Vivien Foldes, a Long Island resident said, "I have survived cancer, and I live with multiple sclerosis. I know medical marijuana can help both conditions. I came out today to urge the New York Senate to show compassion for me and the thousands of other people in New York who could benefit from medical marijuana," she said.
Given the broad support of patients, caregivers, health providers and the general public, a growing number of New Yorkers are calling for an immediate vote on the bill.
"As someone living with the painful condition of fibromyalgia, I want to see this bill come up for a vote in the Senate. This is sensible and compassionate legislation that could help ease the pain of thousands of New Yorkers living with serious illnesses," said Long Island resident, Donna Schwier. "I hope the senate will act before the end of the session next week; it's not fair to make sick New Yorkers wait another year."
Eighteen states and the District Columbia have passed laws creating legal access to medical marijuana for seriously ill patients, and physicians in every state bordering New York - except Pennsylvania - have the ability to recommend this effective and safe treatment for their patients.
Dr. Robert Fuentes, MD, who lives and works on Long Island and has been an internist for more than 30 years said: "The evidence supporting the efficacy of medical marijuana for certain conditions has been firmly established. As a doctor, I want what is best for my patients, and in some case, that may mean recommending the use of cannabis. My hope is that Senate will do what's best for seriously ill New Yorkers and bring this bill for a vote."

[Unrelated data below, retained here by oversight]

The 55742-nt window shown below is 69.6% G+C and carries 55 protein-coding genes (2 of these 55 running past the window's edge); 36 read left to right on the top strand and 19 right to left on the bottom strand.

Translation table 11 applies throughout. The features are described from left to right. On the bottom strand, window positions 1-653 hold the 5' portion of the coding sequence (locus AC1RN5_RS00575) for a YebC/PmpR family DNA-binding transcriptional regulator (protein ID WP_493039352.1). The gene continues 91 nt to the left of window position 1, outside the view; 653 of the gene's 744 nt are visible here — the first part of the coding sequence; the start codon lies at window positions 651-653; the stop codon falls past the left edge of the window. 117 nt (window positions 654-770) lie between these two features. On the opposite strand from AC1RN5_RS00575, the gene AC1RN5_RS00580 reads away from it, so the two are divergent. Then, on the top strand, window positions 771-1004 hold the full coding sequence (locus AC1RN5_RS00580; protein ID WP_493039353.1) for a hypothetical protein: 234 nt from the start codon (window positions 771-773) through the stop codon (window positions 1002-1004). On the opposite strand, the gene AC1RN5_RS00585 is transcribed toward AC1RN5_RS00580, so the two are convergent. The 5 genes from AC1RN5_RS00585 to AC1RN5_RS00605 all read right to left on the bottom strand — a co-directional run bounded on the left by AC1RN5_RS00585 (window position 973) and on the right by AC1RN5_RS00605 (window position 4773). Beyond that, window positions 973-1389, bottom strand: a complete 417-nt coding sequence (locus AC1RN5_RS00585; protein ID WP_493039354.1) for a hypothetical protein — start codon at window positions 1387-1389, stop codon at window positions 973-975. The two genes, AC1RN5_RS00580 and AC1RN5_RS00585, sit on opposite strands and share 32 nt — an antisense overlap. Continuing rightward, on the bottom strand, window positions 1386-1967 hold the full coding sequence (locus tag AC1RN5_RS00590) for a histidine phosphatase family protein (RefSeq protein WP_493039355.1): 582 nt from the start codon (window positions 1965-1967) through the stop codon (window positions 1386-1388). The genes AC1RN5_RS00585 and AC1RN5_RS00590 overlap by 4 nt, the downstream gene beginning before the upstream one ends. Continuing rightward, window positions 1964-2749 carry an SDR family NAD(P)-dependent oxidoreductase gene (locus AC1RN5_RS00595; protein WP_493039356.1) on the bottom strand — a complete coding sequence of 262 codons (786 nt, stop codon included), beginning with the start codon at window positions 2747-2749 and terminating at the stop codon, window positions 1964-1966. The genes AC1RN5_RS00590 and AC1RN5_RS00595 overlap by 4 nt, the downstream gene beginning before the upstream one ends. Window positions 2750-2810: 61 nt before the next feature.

A significant body of scientific evidence has established the efficacy of medical cannabis for conditions such as multiple sclerosis, pain and muscle spasms and to stimulate appetite and weight gain in patients with wasting syndromes.
The bill has the support of NY Physicians for Compassionate Care, a group of more than 600 New York doctors who support the use of medical marijuana for seriously ill patients under the supervision of a healthcare provider. The bill also enjoys wide support from other healthcare organizations, such as the New York State Nurses Association, the Collaborative for Palliative Care, GMHC, New York State Pharmacists Society, and the Hospice and Palliative Care Association of New York.
The bill would create a tightly regulated system overseen by the New York State Department Health (DOH). Only patients with a serious, debilitating or life-threatening illness are eligible, and all patients must be certified by their own healthcare practitioner as someone who could benefit from the therapeutic or palliative properties of medical marijuana. Certified patients then register with DOH to receive a card that allows then legally purchase small amounts of medical marijuana from facilities licensed and regulated by the State.
"We can't allow the suffering of our sickest citizens to continue" said Julie Netherland, spokesperson for Compassionate Care New York. "Doctors want this option for their patients, patients need relief, and four out of every five New Yorkers support the measure. It's time for the Senate to show a little compassion and common sense and pass this bill now."